“Because of this early involvement as a part of the design team, the lighting is integrated into the architecture at not only a visual level, but also a performance level,” Tredinnick said. “As energy codes become more stringent, luminaires must be selected, located, and controlled as a part of a fine-tuned lighting system.
“Fixture selections that are made to create a totally designed environment are not easily replaced or exchanged. Because of this careful selection process, we look to the electrical contractor to understand and respect these efforts as they procure and install the elements specified and bring the design to life.”
Historically, the electrical contractor’s responsibility also -included providing a package of lamps, fixtures, ballasts and -controls that meet the bid document specifications for new construction and renovation projects. Many times, when budgets -become tight, the contractor may make alternate selections to the original specifications.
“Sometimes this is done with the help of the design team, often it is done by electrical contractors working with distributors and sales representatives who see luminaires as objects that can be easily exchanged and replaced and do not understand the effects that these changes will have on the design,” said Tredinnick. “Because we are now dealing with lighting systems, luminaire selections can no longer be randomly modified.”
Programming controls of a new lighting system is very time intensive and can test the patience of all involved.
“The contractor can contribute up front to this painstaking process by carefully terminating all loads as they have been designated on the drawings,” said Tredinnick. “If there are any modifications to the design during installation, careful documentation of these changes is crucial. Although lighting designers do not actively participate in the actual installation of the luminaires or lighting control system, we are often involved in the programming.
“To arrive at a job site ready to do programming and find that each dimmer or switch does not control the group of lights intended will quickly hamper our efforts. Simple documentation and communication with the designer will provide a solid base from which to begin the programming efforts and put the finishing touches on a successful project.”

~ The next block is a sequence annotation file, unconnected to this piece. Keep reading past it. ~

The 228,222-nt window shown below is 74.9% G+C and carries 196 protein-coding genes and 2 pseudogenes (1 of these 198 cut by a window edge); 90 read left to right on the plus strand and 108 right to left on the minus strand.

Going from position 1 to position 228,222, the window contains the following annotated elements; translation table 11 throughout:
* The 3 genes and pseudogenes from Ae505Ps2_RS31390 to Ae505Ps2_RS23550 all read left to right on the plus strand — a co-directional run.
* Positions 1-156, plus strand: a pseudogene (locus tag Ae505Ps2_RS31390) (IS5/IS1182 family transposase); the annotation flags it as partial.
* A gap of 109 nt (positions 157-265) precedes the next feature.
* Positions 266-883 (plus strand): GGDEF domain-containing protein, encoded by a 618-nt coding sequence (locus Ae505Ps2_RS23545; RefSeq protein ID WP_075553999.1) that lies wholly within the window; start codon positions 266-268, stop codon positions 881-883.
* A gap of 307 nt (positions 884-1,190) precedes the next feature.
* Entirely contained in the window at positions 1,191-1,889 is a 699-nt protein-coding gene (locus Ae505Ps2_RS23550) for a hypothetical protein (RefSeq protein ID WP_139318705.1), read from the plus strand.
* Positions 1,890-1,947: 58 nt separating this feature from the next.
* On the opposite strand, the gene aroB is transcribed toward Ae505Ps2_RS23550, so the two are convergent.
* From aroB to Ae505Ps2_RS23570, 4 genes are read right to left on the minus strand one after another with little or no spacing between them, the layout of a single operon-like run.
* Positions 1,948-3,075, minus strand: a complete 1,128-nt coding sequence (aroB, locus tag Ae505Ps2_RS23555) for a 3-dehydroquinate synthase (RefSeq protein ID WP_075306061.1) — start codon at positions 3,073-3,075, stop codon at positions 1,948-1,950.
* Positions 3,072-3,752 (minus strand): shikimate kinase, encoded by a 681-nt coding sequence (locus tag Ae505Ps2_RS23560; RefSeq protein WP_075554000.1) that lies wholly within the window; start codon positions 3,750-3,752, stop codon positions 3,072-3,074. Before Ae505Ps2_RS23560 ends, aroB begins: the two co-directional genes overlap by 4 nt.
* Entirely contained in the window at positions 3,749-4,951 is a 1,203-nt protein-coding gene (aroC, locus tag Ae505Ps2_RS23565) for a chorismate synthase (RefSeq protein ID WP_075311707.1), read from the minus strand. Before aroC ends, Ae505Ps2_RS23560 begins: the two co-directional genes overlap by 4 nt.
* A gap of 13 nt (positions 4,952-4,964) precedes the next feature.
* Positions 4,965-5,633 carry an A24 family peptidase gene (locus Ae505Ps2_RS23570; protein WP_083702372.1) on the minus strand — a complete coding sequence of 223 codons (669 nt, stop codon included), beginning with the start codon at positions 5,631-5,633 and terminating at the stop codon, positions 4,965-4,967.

Ultimately, a contractor’s understanding of a system’s design, the function of its components and operation of its controls can be an important element in a project’s success.
Lighting control systems that provide many layers of control including occupancy sensing, daylight harvesting and manual dimming have a large impact on the electrical contractor during both bidding and construction.
“There are advances in wiring techniques that can drastically reduce wiring time in new construction and therefore reduce installation costs,” Tredinnick said. “Because each manufacturer is different, the electrical contractor must do some research prior to bidding.”
Although new technology makes these systems easier to install, the more difficult tasks begin as control systems are integrated into building management systems and system programming takes place.
“We need the contractor to take the initiative to understand the intent of the design so that they are not simply installing a kit of parts but are working with us toward a common goal,” Tredinnick said. “We find that the project reaches its highest potential if the contractor takes the time to build a rapport with installers of other systems, so that they can interface and operate appropriately. Although the contractor’s expertise is valuable, being willing to work toward a common goal with the other members of the design and construction team is most important.” EC
GRIFFIN, a construction and tools writer from Oklahoma City, can be reached at 405.748.5256 or email@example.com.